The Takhi are the last remaining wild horses worldwide. It is also known as the Przewalski horse (named after the Russian explorer who first discovered the horse in 1878 in Mongolia) is probably the most recognised and successful symbol of the preservation and protection of Mongolia's diverse and unique wildlife. The last wild Mongolian Takhi was spotted in the western Gobi in 1966. However, the Mongolian Association for Conservation of Nature and Environment and the Dutch Foundation Reserve of Przewalski Horses reintroduced the first horses in 1992. Mongolian Takhi populations located in Khustai Nuruu in Tov aimag and Bugat soum of Govi-Altai aimag have reached around 200 over the last decade. In 2004 the 20 Takhi horses will be re-introduced in Khomiin Tal bufferzone of Khar-Us Nuur National Park, with finance from TAKHI, France and WWF Mongolia. Research conducted from 1998 to 2000 concluded that the reintroduction of Takhi to Khomiin Tal was possible due to its low population density and potential to contain up to 500 horses.
Gobi Bear (Ursus Pruinosis)
According to a comparative survey on breeding of Gobi bear the male begins to breed from five years and the female starts from four years. Scientifically effective measures for protecting the Gobi bears' genetic resources are required. An observation was undertaken into Gobi bears' locations such as the Khukh Ders, Khatuu Bulag, Allan Tevsh, Suuj Bulag, Mukhar Zadgai, Tsagaan Burgas, Khushoot and Sharkhuls oasis. As a result of the observation, new footprints of the Gobi bear were revealed at the source of Khajuu Bulag (spring) of the Segs Tsagaan Bogd Mountain, as well as a photo and video recording of a fully grown Gobi bear, which was eating fodder. Also new footprints of one or two gobi bears at the Tsagaan Tohoi fodder point and near the spring Khajuu Bulag were measured and recorded.
So far 434 species of birds, belonging to 193 genera, 56 families and 17 orders, have been registered and observed in Mongolia. More than 330 species from this are migratory and the remaining 104 species inhabit Mongolia year-round. Approximately 50 species migrate through Mongolia and 20 species are observed here occasionally. The Mongolian Red Book contains a register of 30 bird species, which are not only rare worldwide but are also rare in Mongolia. As an important act of conservation, parts of big lakes and rivers , which are densely inhabited by birds, such as lakes: Khuvusgul, Uvs, Khar-Us, Dayan, Khorgo, Terkhiin Tsagaan, were protected. The Daguur, Dornod and Numrug Strictly Protected Areas were established in order to protect the Siberian Crane Grus leucogeranus, White-naped Crane Grus vipio, Houbara Bustard Chlamydotis undulata, Black Stock Ciconia nigra, Dalamatian Pelican Pelicanus crispus, White Spoonbill Platelea Leucorodia, Baikal Teal Anas formosa, Asiatic Dowitcher Limnodromus semiplamatus and Relict Gull Larus relictus.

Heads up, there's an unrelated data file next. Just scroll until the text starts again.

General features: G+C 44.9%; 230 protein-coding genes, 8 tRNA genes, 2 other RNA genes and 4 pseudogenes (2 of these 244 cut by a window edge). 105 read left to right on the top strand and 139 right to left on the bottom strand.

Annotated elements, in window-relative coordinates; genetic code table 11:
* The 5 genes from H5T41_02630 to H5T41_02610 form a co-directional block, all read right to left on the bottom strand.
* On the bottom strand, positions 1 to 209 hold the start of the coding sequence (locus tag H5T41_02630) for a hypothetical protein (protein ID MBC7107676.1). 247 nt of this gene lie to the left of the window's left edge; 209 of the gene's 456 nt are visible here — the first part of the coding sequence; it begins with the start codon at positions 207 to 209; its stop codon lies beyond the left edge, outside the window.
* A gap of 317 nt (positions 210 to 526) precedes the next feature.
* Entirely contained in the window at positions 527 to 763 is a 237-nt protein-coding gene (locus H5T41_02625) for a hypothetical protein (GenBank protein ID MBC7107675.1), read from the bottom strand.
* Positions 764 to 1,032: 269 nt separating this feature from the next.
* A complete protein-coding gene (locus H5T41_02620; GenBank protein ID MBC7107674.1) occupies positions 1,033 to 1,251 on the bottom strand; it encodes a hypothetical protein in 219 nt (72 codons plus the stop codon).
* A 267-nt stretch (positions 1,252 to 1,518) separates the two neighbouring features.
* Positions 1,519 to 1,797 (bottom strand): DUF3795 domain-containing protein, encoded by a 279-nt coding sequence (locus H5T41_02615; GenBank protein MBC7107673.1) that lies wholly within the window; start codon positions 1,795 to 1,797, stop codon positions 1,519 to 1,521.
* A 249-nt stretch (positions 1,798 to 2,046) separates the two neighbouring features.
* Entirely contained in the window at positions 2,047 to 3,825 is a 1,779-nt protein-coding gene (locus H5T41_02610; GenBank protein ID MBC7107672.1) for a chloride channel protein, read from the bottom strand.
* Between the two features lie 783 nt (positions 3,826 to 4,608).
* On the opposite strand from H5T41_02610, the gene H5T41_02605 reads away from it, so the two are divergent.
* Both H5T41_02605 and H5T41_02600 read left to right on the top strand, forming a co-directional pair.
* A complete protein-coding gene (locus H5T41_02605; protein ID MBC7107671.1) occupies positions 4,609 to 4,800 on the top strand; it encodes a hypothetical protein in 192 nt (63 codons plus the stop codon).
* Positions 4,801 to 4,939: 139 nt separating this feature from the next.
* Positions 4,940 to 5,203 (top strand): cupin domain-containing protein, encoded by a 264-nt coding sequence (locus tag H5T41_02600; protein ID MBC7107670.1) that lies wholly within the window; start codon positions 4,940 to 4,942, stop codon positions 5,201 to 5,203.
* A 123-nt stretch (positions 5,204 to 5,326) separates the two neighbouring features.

Because Mongolia is a landlocked country and is situated in the Centre of the Asian continent, there are only fishes of river and lake varieties in the country. Mongolian rivers and lakes are classified into three basins: Arctic Ocean, Pacific Ocean and Central Asia. Animals in each basin create a specific composition. There are 75 species offish, belonging to 36 genera and 11 families living in the Mongolian water basin. As researchers determined, up to 700 tones of fish could be taken every year from Mongolia's lakes and rivers at present. According to the Environment Ministry report, since 2000, the fishing quota has decreased year by year. For instance, 322 tons offish in 2001 and 250 tons in 2002 were allowed. "The Mongolian Law on Hunting" adopted in 1995, supported by other laws and regulations, has played an important role in the development of fish cultures, and the conservation of fish species in this country. According to the provisions of this law, the Amur Sturgeon Acipenser shrenki and Siberian or Baikal Sturgeon Acipenser Baeri are listed as protected and the Glass ( Chinese ) Carp Ctenogharyngodon idella, Silver Carp Hypophthalmicthys molitrix, and Tench Tinea tinea, are registered as endangered . In addition , 6 species of fish have been included in the Mongolian Red Book and necessary measures have been taken to conserve these species. In order to preserve the fish stocks on a larger scale and to maintain favourable conditions for their breeding, several lakes, such as the Khuvsgul, Uvs, Terkhiin Tsagaan, Dayan, Khoton, Khar Us lakes and some important parts of rivers have been categorised as protected areas.